“You’ve got 14 minutes left to say goodbye to your family,” a voice calls out. “If you don’t have any one here you can go inside.”
The words hang in the hot and arid afternoon.
Days earlier, the 306th Rescue Squadron came together to say goodbye to this team headed out for deployment. The time for ceremonial goodbyes has been completed. These are the last few minutes before these Airmen leave Davis-Monthan Air Force Base.
There are several civilian-clothed family members and friends, but it’s mostly a sea of military personnel.
The luggage and professional gear has been palletized, categorized and is awaiting the C-17 Globemaster III that will haul these combat search and rescue professionals and all accompanying gear to their deployed location.
“We’ve been asked to keep our readiness up, 24/7,” said Maj. Brent McCall, 306th RQS commander. “Four months before we deploy, we make sure our guys are proficient and ready to go. We work the less common but most difficult mission sets before we step out the door.”
The 306th RQS is deploying a whole team to support this rescue mission to include a multitude of Air Force specialties: pararescue, communications, vehicle maintainers, combat arms, aviation resource management, Survival Evasion Resistance and Escape specialists, Air Flight Equipment, a flight doctor and an independent duty medical technician.
“We are just like any other rescue squadron; active duty, Reserve or Guard” McCall said. “We train to rescue isolated personnel … anytime, anywhere; but we do it with combat-ready citizen Airmen.
“We like to hit all our core tasks such as medical skills work, technical rescue, weapons employment, extrication, as well as air and maritime operations,” said Senior Master Sgt. Luke Naughton, 306th RQS operations superintendent. “If you’re looking to come into the military, the rescue mission is definitely the way to go.”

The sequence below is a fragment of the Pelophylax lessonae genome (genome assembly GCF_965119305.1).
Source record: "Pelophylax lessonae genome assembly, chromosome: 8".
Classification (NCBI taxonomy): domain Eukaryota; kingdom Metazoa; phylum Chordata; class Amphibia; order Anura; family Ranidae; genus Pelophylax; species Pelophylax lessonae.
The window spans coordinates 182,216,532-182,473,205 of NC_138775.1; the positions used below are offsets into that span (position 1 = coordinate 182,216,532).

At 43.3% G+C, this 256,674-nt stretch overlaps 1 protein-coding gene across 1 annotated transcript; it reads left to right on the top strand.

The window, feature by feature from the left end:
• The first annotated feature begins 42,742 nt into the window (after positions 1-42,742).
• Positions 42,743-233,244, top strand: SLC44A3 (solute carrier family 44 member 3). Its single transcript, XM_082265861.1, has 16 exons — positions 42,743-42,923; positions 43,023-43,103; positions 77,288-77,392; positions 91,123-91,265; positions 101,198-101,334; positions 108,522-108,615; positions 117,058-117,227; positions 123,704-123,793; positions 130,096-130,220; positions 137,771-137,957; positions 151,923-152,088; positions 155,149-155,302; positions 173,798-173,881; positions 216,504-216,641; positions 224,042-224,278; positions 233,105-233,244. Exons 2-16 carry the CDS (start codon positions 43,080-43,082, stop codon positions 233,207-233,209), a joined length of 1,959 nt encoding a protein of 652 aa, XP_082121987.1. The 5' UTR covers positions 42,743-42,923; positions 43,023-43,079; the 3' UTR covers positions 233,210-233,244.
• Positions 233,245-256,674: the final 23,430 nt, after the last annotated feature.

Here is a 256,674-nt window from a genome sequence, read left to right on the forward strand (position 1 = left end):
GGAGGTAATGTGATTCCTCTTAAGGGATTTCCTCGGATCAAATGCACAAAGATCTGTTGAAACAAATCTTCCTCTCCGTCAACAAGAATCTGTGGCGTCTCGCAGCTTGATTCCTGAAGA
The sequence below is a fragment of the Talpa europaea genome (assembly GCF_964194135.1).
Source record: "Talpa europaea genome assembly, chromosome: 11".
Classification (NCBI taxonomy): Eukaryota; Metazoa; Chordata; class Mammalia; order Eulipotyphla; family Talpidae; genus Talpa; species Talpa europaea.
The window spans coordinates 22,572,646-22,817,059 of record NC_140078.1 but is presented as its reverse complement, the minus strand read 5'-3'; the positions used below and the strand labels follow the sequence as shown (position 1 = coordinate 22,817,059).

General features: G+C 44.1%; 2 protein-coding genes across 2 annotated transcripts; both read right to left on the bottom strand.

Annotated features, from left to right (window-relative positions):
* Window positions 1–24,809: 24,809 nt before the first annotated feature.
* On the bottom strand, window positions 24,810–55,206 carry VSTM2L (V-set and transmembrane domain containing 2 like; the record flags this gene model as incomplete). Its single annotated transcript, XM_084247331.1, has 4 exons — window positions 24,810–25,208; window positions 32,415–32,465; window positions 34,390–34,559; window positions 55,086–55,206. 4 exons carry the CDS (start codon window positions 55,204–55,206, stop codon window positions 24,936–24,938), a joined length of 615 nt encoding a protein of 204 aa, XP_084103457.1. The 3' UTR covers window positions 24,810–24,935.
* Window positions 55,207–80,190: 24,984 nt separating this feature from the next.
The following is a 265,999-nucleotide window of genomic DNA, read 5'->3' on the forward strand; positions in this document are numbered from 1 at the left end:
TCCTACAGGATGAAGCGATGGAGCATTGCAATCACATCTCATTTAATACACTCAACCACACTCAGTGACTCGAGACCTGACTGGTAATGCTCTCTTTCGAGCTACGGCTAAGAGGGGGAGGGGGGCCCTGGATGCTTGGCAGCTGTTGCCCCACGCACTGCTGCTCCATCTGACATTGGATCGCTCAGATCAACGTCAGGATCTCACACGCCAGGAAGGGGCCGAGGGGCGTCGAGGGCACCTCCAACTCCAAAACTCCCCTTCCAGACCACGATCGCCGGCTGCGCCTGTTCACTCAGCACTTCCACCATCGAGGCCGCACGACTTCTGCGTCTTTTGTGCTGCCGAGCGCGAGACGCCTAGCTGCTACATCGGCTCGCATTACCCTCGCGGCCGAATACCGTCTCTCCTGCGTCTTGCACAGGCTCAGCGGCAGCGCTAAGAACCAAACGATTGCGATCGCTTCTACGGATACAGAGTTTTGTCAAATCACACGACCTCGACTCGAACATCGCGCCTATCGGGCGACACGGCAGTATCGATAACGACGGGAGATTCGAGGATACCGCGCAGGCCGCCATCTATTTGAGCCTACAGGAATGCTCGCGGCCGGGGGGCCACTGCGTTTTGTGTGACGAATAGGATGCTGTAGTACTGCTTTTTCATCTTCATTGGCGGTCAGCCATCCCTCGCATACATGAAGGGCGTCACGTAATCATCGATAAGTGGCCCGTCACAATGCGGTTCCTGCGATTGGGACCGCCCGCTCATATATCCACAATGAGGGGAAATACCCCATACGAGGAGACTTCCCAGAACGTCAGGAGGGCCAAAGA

To reach their goal of a successful mission, RQS must rely on others.
“We couldn’t do our job without combat mission support,” McCall said. “We put a lot of trust in those Airmen and, in turn, they make the mission happen for us. That’s one thing we never want to overlook.”
The CSAR mission comprises a team of very skilled men and women, all supporting the same goal. Each has their role and responsibility in fulfilling this mission. Their motto is “These things we do that others may live.”
“Our support team ran through an entire spin-up as well,” McCall said. “To get them ready to go to do any type of mission, whether it involves vehicle convoy operations, small unit tactics, shooting, handling radios, anything from mounted to dismounted operations.”
They perform all this training in-house using their own organic resources.
“We’ve had great support from our leadership and great monetary backup for mission essential training at this level,” Naughton said.
“We pride ourselves in the Reserve on doing everything that the active duty can do with a cheaper price-tag,” McCall said.
“The pararescuemen are always training,” McCall said, “whether it’s on the mountain doing high-angle training or in the ocean doing maritime ops. We even had to find some snow and ice to do some avalanche recovery rescue.”
Not all of their deployments deal with all environments but they never know where they’re going to end up, so they prepare for everything.
For the rescue community, deployment is bittersweet. It’s exciting to finally go out and execute real-world missions, utilizing all the training they have acquired, but thoughtful of the loved ones they leave behind.
“You got three minutes left,” the voice calls out.
A father carries his toddler back to the car and buckles his daughter into her car seat. A few more moments of quiet, familial normalcy. A warm embrace to his wife and one more kiss. Dad quickly composes himself and walks back to the passenger terminal, adjusting his maroon beret, a symbol of his elite career field.